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Ken Gordon

Adjunct Faculty, Seattle University; Executive Director
Northwest Association for Biomedical Research

Ken Gordon joined Northwest Association for Biomedical Research in 2014. He leads the charge of a
renewed focus on implementation of member services, public and youth education programs, and
expansion of our network and outreach efforts. Ken brings leadership and strategic vision to NWABR’s
mission to strengthen public trust in biomedical research and its ethical conduct.With post graduate
qualifications focusing on finance and public policy, he adds non-profit studies from both Harvard and
Stanford Graduate Schools of Business to the NWABR organizational leadership. Serving as a former
Youth Worker, Strategic Planning Manager, CEO of a large community foundation, Executive Director
of a Native American foundation and owner of a consulting group specializing in non-profit clients.
Gordon is also adjunct faculty at Seattle University in the MFA Arts Leadership program. Gordon’s
history of building cohesive teams and his familiarity with engaging grass roots gives him a unique
perspective. A native of New Zealand, Gordon has a cultural bias for helping small
organizations have an impact that belies their size and as a marathon runner believes that even the
biggest projects can be successful taken one step at a time.
Ken also teaches the Boards and Volunteers course of the Master of Fine Arts Leadership program at Seattle University.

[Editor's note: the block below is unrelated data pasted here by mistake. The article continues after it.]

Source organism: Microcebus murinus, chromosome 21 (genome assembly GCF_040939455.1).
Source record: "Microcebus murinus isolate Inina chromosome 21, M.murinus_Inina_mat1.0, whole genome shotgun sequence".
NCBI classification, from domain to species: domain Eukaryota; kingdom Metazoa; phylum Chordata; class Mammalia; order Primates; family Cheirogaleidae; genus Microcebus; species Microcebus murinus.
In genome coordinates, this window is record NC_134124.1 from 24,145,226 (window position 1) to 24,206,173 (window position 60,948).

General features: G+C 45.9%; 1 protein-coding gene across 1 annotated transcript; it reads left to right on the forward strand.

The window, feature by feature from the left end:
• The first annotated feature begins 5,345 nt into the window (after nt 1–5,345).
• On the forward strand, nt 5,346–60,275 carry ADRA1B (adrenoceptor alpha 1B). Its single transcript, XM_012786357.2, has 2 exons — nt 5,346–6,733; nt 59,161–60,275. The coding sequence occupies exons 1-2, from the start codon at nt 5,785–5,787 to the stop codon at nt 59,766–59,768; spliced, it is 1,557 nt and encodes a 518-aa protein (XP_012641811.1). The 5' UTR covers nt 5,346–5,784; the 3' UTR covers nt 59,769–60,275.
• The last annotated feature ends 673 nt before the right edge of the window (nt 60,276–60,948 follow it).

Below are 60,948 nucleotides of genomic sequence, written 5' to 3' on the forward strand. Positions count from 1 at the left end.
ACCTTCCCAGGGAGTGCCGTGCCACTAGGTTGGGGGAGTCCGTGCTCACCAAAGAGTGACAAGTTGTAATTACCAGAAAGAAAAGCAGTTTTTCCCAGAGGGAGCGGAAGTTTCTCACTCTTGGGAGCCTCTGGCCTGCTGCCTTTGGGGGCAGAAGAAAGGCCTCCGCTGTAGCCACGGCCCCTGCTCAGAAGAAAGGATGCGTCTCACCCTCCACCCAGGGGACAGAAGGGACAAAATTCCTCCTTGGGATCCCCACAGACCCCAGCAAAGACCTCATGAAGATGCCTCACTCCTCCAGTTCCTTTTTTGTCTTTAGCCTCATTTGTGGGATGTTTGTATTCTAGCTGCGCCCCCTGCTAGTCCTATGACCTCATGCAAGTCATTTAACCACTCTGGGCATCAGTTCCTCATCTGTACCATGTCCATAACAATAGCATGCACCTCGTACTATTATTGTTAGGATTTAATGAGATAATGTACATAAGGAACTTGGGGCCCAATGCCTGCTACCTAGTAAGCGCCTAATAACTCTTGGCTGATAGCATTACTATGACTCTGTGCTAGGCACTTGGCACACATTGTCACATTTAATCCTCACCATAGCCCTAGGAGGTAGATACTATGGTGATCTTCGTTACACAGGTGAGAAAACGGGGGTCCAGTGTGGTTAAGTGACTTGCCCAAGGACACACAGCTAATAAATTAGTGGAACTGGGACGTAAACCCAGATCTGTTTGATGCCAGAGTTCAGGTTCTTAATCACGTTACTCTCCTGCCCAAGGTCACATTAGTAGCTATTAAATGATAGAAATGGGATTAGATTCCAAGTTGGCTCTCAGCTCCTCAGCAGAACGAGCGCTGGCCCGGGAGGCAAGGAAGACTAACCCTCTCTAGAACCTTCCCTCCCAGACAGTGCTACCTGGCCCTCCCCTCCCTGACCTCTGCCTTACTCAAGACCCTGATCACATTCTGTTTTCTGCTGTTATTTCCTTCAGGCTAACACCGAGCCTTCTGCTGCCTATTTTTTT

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Jennifer A. Perkins, MA, CPIA

Director, Research Safety and Animal Welfare Administration; Institutional Contact for Dual Use Research, Office of Research Administration
University of California, Los Angeles

Jennifer A. Perkins, MA, CPIA, is the director of the Research Safety and Animal Welfare Administration (RSAWA) and the institutional contact for Dual Use Research of Concern (ICDUR) at the University of California, Los Angeles (UCLA). Under her direction, RSAWA supports the UCLA IACUC, IBC, Radiation Safety Committees, Institutional Review Entity, and other faculty led safety committees. Ms. Perkins earned her BA (psychology) from UCLA and her MA (psychology) from California State University, Long Beach. She worked in HIV risk reduction with “hard-to-reach” populations until beginning her career in IACUC administration in 2000. In addition to her role at UCLA, Ms. Perkins serves as faculty for the Interagency Collaborative Animal Research Education (ICARE) Project.


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Developing and Implementing Proactive Communication Strategies Surrounding the Use of Animals in Biomedical Research